Here's the thing. Mike's Hard Lemonade quenches your thirst so thoroughly that you're thirsty again (kind of the same way that Roadhouse is so bad it rounds the corner and achieves greatness). So you knock back another to quench the previous thirst. I can drain a six-pack in about an hour and feel fine. Warmhappyglow kind of fine. But I'll still be thirsty!!! You can't put a price on that kind of genius.....
Oh, need a cocktail? Well, here's the link to their mixology page. Good luck. For me, of course, that'd be blasphemé, but knock yourself out.
And, of course, they're based out of SEATTLE!!! Nobody expected world domination from the Pacific Northwest, but I'm telling, we're amazing out here..... Mike's is further proof.
Posted by keith waldbauer at 6:30 PM
There's a little place just out of town,
Where, if you go to lunch,
They'll make you forget your mother-in-law
With a drink called Fish-House Punch.
So I'm late. The title of this here blog refers to my, speed, my life. And I'm a fairly busy guy, just like Boudreau....
Anyway, feeling stupid that I didn't get my submission in on time for this month's MXMO, and heading over to Bibulo.us, I noticed nobody wrote about Fish House Punch!!! Well well well...
Ted Haigh, aka the wonderful Dr. Cocktail, wrote an evocative piece about Fish House Punch in the September/October edition of Imbibe, so maybe that's why nobody tackled it. Who wants to follow up on Ted Haigh? Me? Not really. For the most part, he nailed it, offering history (the recipe originates in 1732, making it older than the nation itself), personal experience (drinking the punch at a ladies house who eliminated everything but the liquor) and a sense of time and tradition (autumnal rhapsody demands a drink "of ancestors and history").
I don't have that much to add. What I can say is that it is enjoying a healthy renaissance, popping up on cocktail menus around the world (1806, and Death & Co to name two), and that it works as a solo cocktail, too.
Fish House Punch
3/4 oz. dark rum
3/4 oz. Cognac
3/4 oz. peach brandy
1/2 oz. simple syrup
1/4 oz. fresh lime juice
1/2 oz. fresh lemon juice
Shake, strain into ice-filled rocks glass. Garnish with a lime wheel and a single cherry.
I lifted the above recipe from the 2007 edition of the Food & Wine cocktail guide. I've been serving this at Union for over a year now, and the reception has always been favorable. If you'd like to try it as it's meant to be tried, I give you David Wondrich's adaptation from an 1862 recipe by some dude named Jerry Thomas in his recent book Imbibe.
1 pint fresh lemon juice
1 pound Demerara sugar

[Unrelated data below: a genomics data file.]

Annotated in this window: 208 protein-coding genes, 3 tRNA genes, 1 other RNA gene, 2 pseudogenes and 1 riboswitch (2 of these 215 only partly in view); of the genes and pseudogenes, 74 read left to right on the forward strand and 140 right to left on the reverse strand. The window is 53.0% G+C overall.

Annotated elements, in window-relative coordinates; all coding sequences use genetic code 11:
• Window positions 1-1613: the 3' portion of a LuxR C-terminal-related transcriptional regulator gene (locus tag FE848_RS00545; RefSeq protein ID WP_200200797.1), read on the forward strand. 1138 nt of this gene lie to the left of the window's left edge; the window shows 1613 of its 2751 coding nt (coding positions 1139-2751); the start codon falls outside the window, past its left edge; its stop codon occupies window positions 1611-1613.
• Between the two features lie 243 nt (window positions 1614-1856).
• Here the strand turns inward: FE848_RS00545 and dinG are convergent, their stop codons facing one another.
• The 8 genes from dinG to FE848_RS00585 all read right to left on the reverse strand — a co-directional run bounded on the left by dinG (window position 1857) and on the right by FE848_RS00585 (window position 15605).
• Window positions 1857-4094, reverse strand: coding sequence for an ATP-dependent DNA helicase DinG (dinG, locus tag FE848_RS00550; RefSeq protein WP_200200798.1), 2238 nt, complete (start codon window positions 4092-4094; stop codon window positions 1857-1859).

3 oz. peach brandy
27 oz. cognac
18 oz. rum
3 quarts water
He also gives his own individual serving along with some great backstory at Esquire.
There are some cocktails dredged up and respected simply because of their age and pedigree, and there are some that have withstood the test of time because, well, they're delicious. Fish House Punch falls in the latter category.
Posted by keith waldbauer at 9:23 AM
Here it is, early September, and I still haven't gotten around to writing about the cocktail that most impressed me at this summers Tales of the Cocktail in New Orleans (aside from the refreshing Bud Light I shared with Rocky Yeh and Jeffrey Morgenthaler at the Hotel Monteleone pool). That award goes to Charlotte Voisey's Lavender & Cucumber Sour, sampled at the spirited cocktail pairing at August.
Okay, Charlotte Voisey. Let's get this out of the way, right now. She's beautiful. I can safely say this because I'm a happily married man, but look at her..... She's one of those people who, I think, probably has to fight against her natural good looks in order to be taken seriously in her career. Trying to talk to her, I got the feeling that might definitely have been the case. Anyway, the woman who is also the face of Hendrick's Gin is extraordinarily gifted, and this cocktail deserves to be published and admired on its own merits. Certainly those sitting with me at the table (including such luminaries as Rocky, Dayne and Wendy, and Anita and Cameron) agreed.
Lavender & Cucumber Sour
1 1/2 oz. Hendrick's Gin (what, you were expecting Boodles?)
1/4 oz Domaine de Canton Ginger Liquer
3/4 oz Sonoma Lavender Syrup
1/2 oz fresh squeezed lemon juice
1/2 egg white
2 slices cucumber
2 dashes lavender bitters
Muddle cucumber with lavender syrup. Add Hendrick's and other ingredients and shake well. Serve over fresh ice in a rocks glass. Garnish with a cucumber slice and sprig of fresh lavender.